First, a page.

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Monday, October 10, 2016

The Most Important Shot

What would you answer if I asked you what the most important shot in pickleball is? Would it be the third-shot drop? The serve? While I have no scientific survey to tell me what the predominant answer would be, I would guess (with some admitted self-projection) that the results would be something like this.

Frankly, no answer is wrong - depending on your perspective. But this post is intended to change your perspective...because I have recently gained a new perspective on the question. 

But before I give away my answer, let's quickly review the series of posts from last week. Those three posts focused on controlling the controllable, being balanced when making a shot, and being relaxed on every shot, respectively. 

I read or viewed the expert's advice in those posts after working with Marcus Luke during his recent visit to Cummings Cove. I watched how Marcus explained (during lessons) to players about controlling the point by focusing on the current shot. Then, I had my IPTPA skills test with Marcus.  Upon completion, he commented on my calm and relaxed mental and physical demeanor during the test and that I needed to incorporate those elements into my play. 

All of that combined to make something click in my brain. I figured out that the most important shot in pickleball isn't a specific skill shot but is...the next shot, regardless of what it is.

Think of it this way. The only time that you control the rally is when the ball is on your side of the court. Therefore, your next shot will always determine how the rest of the rally will play out. A good next shot increases the probability of winning the rally and a bad next shot decreases that probability. In other words, your next shot is the best immediate opportunity to gain an advantage.

If you can accept that premise as true, what does it take to make a good next shot? Let's break it down into some specific elements.

Positioning and footwork

I can personally attest to thinking beyond the next shot with regard to positioning and footwork. When I had to move laterally to return a dink, I stretched with my paddle arm instead of taking an extra step. I did this because it was easier to get back into position for the ensuing shot. A second example was returning a shot when advancing from the baseline to the kitchen. I often failed to stop and made the return while moving forward in order to get to the kitchen as quickly as possible.

In both situations, I was not focused on the immediate task - making the best next shot - but some other goal beyond the next shot - getting into a better position. The result was a shot that created an advantage for my opponents more often than not. A stretch return dink was popped up or a moving groundstroke/volley was hit long or out of control.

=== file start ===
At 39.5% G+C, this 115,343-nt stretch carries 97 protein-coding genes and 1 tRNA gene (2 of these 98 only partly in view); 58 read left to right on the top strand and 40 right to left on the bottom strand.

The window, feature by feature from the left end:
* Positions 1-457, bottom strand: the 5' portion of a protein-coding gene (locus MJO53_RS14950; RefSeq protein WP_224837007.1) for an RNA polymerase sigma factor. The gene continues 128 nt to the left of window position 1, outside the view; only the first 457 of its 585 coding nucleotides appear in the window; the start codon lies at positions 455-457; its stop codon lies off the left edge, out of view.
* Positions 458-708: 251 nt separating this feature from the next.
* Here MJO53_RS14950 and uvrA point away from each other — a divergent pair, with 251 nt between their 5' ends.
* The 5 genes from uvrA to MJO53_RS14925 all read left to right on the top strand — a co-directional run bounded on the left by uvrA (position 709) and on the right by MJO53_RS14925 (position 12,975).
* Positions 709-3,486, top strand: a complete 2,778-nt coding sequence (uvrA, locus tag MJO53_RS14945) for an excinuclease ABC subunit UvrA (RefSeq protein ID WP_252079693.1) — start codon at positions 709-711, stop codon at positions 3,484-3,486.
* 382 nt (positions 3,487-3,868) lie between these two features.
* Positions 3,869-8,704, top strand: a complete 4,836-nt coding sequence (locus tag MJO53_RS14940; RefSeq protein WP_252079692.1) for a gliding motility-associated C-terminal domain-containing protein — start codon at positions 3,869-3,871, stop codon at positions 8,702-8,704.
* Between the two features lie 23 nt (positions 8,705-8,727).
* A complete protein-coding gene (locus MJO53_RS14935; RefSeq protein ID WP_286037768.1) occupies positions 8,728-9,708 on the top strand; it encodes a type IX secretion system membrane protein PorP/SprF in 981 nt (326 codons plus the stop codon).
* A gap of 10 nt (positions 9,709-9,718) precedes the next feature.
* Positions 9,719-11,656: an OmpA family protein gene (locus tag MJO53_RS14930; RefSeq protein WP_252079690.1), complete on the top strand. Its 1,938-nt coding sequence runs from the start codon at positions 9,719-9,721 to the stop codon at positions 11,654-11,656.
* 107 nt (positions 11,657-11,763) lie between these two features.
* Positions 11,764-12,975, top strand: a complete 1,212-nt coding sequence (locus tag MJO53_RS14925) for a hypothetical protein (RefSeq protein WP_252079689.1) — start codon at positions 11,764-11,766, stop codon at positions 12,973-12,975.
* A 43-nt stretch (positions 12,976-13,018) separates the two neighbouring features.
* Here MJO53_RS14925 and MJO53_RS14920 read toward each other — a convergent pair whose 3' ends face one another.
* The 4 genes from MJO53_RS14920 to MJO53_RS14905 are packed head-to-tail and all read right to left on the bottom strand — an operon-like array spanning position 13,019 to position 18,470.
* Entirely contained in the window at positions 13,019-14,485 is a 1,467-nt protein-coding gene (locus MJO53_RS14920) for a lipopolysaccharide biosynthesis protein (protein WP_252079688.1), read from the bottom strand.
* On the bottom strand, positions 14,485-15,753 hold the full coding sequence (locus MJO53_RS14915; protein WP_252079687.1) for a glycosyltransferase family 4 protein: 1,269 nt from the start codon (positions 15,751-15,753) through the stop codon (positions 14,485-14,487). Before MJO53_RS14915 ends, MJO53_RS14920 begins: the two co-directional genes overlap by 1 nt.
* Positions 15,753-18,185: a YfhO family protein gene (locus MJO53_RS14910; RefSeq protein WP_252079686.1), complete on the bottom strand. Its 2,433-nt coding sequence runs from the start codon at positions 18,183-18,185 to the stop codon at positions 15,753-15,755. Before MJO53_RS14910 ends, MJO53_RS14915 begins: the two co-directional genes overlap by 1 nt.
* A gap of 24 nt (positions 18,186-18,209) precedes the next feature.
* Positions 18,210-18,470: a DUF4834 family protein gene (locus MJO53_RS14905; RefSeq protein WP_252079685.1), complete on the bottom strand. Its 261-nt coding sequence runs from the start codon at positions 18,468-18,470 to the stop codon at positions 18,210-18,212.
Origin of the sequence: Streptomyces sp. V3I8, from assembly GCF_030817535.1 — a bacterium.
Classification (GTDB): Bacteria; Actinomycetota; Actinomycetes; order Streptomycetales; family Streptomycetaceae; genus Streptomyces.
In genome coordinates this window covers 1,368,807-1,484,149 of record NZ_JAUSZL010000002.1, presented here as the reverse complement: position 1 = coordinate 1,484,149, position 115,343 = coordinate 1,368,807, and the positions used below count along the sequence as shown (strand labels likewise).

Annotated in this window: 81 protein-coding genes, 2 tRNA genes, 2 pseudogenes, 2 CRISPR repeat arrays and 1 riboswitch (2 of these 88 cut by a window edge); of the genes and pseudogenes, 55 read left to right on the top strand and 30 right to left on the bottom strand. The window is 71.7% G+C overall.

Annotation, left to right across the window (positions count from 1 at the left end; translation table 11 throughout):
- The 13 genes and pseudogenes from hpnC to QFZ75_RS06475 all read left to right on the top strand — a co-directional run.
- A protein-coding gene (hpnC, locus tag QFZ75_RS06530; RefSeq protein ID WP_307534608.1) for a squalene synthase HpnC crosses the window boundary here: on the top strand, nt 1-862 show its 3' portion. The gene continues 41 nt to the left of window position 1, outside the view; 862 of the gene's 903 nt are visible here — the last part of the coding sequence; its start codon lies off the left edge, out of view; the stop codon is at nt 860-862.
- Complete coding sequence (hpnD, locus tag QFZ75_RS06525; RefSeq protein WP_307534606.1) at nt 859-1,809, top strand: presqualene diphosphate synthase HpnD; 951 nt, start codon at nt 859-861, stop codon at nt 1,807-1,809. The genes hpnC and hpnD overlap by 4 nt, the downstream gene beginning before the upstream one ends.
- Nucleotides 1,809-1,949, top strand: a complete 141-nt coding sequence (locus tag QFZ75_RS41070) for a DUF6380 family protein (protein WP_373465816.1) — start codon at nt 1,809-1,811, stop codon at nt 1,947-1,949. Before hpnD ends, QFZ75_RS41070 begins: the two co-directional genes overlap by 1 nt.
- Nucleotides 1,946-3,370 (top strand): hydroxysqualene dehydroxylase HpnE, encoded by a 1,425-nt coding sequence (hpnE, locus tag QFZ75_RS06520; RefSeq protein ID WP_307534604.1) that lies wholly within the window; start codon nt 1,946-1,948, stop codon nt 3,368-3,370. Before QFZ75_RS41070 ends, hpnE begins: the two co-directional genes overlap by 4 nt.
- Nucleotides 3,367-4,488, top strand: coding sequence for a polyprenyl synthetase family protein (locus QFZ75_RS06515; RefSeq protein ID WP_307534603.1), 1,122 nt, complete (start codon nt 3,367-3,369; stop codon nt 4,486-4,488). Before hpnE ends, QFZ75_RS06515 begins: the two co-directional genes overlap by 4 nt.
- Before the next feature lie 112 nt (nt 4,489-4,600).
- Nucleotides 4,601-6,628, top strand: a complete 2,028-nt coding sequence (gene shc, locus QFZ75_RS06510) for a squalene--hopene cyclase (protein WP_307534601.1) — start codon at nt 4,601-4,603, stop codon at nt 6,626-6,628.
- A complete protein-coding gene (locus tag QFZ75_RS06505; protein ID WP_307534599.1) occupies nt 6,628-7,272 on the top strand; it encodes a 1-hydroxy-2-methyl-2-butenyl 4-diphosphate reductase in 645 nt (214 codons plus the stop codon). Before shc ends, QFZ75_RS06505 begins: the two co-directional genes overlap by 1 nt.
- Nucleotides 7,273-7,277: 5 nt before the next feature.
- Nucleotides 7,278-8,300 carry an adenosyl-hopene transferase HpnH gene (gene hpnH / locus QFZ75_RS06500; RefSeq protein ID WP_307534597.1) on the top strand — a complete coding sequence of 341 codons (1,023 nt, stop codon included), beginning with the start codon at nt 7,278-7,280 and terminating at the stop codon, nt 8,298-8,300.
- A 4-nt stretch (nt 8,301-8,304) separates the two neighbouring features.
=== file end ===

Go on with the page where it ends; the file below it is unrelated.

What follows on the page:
Instead of stretching wide for a dink return, I am now making the extra step to get in front of the ball. This allows an easier shot to my target and reduces the likelihood of an unforced error. 

Instead of rushing toward the kitchen, I am now stopping and emphasizing the split step. Being stopped and in position early to make a shot allows me to hit a much more controlled ball and better control the rally. Sure, it takes me an additional shot (or two) to get to the kitchen, but overall results are improved because I better control the opponents' shot-making options.

To some, it seems counter-intuitive to give up position in order to make a better shot. But the key to remember is that you control your next opponent's shot with your shot. Ceding position isn't penalized if you make a good (and smart) shot. For example, moving laterally to make a good dink means that I don't have to rush to fill the vacated area because I just made it harder for my opponent to hit there. Focusing on the next shot rather than looking ahead ultimately allows for a more relaxed and calm approach to shot-making.

Shot selection

Being in position allows more than improved execution of basic shots. It also allows a wider selection of shots. Where a drop shot or dink might be the best option, rushing or stretching limits your options. Of course, directional options also become limited as reach increases or time decreases.

There are preferred next shots that should be used to gain advantages. These have been discussed extensively in many posts and are too numerous to mention here. General guidelines are to keep the opponents deep and exploit their weaknesses, such as a backhand. Hit the shot that would allow the ball to get to opponents' feet, i.e., use soft shots when hitting up and use hard shots when hitting down. Ensure that you know these preferred shots and targets and focus on hitting them on the next shot in order to improve your chance of winning.

Constructing a point

Along those lines, some players think two, three, or more shots ahead. That's a great way to play as it allows them to construct a point. But these players do not ignore the next shot to focus on the following second or third shot. In fact, they know that the next shot must be their entire focus or their point construction plan falls to pieces. Their next shot determines their ability to finish the point as planned.

In summary, don't come up short in making the next shot count. Failing to plan and execute the next shot ultimately leads to a more difficult rally.

In closing, I would like to again thank Marcus Luke for bringing the concept to life for me.

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